and for these the jurists found precedent even in the Qur'an."
Both the Qutb and Lewis interpretations
are dangerous in their narrow focus and selectivity, not only for Muslims
today, but for world peace at any time. By contrast, Prof. Mohamed Al-Gazali
in his book, 100 Questions on Islam, recounted how Imam Ibn Taymia, well
known for his conservative views on Quranic interpretation, addressed the
crucial question "Should Muslims fight non-Muslims because they are transgressors,
or because they are non-Muslims?"
Ibn Taymia responded categorically
(and similarly to the majority of scholars -- including Imam Malik, Ahmed,
and Abu Hanifah) that, "It is because they are transgressors, not because
they are non-Muslims." He also added that only a small minority of interpreters,
such as Imam Al Shafi, insisted on viewing war as acceptable for the sole
reason that one's opponents are non-Muslims. Ibn Taymia agreed with the
interpretation of the majority because he believed it was right in the
light of the whole Qur'an.
Today, those who assert that
the Qur'an advocates war against non-Muslims are also notoriously selective.
Take for example the use of (4:74), which states that those who fight in
the cause of God will be rewarded. And the quote often conveniently stops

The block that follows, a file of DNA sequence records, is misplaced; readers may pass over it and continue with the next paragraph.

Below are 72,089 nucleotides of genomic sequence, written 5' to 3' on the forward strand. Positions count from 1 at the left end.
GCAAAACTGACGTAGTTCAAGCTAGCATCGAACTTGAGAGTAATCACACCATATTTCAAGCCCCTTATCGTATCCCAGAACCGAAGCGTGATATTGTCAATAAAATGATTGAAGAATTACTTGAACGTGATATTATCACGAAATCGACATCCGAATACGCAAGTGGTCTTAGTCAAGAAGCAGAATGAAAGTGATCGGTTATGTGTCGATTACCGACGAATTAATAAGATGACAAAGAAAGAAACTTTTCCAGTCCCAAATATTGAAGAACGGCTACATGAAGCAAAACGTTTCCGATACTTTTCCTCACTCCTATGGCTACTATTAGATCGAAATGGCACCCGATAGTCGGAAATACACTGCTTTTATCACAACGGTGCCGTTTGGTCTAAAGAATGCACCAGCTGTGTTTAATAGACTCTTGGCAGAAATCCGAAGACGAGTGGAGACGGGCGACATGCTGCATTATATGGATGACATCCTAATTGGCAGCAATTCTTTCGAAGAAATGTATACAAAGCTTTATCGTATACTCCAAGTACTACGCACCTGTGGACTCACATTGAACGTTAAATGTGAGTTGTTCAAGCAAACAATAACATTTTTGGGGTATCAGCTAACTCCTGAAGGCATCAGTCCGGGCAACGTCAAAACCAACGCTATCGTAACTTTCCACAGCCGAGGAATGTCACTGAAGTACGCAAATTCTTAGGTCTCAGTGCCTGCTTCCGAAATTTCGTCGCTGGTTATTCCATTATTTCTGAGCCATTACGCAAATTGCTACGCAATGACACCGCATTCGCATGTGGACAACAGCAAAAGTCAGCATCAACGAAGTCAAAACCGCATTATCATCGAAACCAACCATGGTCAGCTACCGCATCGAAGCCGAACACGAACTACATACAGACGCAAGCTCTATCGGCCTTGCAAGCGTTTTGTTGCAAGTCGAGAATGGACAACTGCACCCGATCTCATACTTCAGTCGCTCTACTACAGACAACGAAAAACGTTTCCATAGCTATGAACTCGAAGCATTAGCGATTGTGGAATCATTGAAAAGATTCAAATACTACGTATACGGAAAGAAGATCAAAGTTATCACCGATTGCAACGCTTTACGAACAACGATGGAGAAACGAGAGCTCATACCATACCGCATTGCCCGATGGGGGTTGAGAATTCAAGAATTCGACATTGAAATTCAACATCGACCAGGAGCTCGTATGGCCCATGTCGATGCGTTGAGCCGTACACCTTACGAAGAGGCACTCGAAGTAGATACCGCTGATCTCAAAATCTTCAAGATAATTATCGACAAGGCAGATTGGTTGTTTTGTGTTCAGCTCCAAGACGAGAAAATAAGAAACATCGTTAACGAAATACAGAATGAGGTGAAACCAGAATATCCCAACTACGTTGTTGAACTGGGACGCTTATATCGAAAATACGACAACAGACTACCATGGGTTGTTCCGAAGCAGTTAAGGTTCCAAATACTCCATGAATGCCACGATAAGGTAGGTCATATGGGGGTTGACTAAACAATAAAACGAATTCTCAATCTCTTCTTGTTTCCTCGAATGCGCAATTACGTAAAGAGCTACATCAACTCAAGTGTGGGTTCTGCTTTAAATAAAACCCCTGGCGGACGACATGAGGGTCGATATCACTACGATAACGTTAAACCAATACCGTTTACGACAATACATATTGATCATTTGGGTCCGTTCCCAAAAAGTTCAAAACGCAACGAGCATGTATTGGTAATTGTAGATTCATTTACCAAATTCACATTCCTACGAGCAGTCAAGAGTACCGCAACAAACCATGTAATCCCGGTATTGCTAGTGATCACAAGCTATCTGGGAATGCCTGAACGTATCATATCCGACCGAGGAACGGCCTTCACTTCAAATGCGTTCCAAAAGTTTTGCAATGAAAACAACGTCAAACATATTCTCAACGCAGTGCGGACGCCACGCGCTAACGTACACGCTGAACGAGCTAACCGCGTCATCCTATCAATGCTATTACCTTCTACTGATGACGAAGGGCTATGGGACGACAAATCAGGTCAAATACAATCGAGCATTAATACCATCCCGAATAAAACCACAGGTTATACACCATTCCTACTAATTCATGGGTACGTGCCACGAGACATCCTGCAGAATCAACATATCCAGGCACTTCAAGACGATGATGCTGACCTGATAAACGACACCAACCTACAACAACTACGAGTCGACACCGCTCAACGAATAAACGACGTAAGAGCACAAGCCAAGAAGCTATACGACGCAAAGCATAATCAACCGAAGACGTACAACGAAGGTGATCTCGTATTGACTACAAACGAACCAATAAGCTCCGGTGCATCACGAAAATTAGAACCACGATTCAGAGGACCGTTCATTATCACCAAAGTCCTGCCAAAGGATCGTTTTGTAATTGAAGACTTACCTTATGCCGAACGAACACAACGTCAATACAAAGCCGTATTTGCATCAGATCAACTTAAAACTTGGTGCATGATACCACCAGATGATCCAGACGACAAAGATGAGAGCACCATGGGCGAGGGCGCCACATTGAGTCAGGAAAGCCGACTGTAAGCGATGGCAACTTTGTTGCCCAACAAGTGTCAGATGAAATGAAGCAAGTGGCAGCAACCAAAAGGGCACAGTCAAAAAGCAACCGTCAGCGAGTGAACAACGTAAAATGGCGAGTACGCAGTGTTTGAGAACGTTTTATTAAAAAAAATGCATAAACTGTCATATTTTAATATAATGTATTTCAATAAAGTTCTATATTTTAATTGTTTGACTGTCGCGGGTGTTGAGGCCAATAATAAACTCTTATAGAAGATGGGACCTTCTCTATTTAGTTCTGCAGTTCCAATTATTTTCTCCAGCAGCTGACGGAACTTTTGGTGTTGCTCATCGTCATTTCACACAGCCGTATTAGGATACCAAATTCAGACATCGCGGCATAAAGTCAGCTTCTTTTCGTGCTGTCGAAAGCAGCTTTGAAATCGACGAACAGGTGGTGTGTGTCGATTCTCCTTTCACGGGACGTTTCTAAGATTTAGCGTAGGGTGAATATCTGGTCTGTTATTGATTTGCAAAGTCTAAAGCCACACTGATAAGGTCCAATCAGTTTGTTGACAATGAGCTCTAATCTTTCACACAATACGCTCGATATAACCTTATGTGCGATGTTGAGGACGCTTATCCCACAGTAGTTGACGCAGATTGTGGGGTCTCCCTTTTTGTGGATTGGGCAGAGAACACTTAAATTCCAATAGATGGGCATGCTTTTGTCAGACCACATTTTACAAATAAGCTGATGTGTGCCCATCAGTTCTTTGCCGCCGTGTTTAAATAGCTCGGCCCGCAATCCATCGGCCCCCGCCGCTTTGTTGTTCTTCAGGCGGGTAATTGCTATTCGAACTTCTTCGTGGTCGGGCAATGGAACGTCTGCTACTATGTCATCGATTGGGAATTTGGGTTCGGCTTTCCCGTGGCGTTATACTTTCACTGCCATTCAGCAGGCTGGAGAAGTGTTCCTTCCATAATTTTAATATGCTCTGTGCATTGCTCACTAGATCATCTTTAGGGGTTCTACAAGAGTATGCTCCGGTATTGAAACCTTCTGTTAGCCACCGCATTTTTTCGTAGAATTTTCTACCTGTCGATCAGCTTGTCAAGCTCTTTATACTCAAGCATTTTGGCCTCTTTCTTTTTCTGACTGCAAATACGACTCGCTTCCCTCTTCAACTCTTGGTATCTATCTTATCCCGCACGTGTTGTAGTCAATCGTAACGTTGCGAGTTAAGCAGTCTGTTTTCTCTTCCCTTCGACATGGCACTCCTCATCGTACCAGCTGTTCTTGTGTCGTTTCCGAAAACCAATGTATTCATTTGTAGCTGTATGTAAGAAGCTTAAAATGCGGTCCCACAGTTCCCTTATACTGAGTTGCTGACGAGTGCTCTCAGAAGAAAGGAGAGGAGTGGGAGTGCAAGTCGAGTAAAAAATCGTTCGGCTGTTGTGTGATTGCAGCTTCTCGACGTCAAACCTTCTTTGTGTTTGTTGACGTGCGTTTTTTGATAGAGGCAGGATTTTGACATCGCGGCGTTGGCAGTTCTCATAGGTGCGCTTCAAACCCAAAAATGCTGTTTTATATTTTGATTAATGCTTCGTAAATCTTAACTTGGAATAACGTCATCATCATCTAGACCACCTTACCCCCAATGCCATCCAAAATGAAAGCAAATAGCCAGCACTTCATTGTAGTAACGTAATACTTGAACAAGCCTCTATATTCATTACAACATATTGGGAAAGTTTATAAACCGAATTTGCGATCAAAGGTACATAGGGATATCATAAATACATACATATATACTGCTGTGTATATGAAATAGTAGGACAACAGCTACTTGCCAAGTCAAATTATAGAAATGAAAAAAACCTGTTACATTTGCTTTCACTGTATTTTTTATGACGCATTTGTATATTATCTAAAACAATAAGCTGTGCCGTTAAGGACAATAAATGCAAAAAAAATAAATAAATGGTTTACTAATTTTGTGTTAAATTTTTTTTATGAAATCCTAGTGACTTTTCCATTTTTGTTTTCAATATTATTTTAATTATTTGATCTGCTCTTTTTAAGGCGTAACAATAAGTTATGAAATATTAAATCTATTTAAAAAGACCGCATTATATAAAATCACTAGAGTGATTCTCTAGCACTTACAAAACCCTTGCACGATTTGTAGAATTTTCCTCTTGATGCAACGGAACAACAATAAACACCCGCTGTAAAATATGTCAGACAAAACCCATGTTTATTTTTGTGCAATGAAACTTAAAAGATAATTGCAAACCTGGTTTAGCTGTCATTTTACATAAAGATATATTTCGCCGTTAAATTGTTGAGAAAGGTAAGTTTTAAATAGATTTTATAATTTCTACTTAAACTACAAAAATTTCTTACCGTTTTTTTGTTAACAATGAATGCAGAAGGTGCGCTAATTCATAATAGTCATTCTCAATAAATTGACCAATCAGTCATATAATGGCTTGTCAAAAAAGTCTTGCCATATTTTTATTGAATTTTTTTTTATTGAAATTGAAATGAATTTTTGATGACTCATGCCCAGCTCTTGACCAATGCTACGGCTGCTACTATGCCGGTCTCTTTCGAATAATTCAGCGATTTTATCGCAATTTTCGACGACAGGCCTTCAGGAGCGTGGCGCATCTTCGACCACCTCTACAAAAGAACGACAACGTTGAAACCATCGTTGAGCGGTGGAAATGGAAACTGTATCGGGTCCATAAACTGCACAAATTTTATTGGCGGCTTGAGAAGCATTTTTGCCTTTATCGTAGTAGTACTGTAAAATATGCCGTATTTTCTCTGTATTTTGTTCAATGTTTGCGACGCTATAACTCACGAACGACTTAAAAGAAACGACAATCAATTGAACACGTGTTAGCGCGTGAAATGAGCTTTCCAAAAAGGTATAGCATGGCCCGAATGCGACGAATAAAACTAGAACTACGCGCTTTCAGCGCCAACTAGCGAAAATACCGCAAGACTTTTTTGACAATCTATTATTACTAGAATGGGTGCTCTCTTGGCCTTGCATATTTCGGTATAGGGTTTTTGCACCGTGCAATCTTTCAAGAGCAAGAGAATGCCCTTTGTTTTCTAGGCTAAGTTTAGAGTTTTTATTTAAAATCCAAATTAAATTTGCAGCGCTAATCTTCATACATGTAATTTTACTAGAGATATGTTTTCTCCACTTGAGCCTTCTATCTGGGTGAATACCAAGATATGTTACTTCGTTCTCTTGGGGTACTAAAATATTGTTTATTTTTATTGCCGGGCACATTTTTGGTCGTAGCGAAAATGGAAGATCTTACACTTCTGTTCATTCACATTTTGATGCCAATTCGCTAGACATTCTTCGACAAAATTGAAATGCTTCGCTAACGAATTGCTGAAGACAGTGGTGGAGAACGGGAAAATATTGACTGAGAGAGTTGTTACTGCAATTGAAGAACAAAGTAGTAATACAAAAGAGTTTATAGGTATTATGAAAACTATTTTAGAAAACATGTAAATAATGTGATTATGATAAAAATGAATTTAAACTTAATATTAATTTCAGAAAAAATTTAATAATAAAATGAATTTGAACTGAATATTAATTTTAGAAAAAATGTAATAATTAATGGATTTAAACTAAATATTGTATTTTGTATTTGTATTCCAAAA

there. But the following verse (4:75) explains that Muslims are only allowed
to fight those oppressors who directly attack them, especially those who
oppressing the most vulnerable among them; old men, women, and children.
For the last 1400 years,
Muslims and their religious scholars have dealt -- and are still dealing
-- with the important question of how much of the Qur'an is binding on
Muslims at all times and how much of its teachings apply only to the age
of the Prophet Muhammad and the particular circumstances in which he and
his followers lived. This is a
continually difficult question,
but one on which impressive scholarly work has been done; more yet is needed.
But the fairest approach,
and the most consistent with Quranic teaching, is to understand that the
Qur'an shows respect toward, acceptance of, and enlightened tolerance to
people of different faiths, all the while inviting them to engage in dialogue
in the search for truth.
Muslims learn from the Qur'an
that God's objective in creating the human race with different communities,
religions, ethnicity, etc. was that they should relate to each other peacefully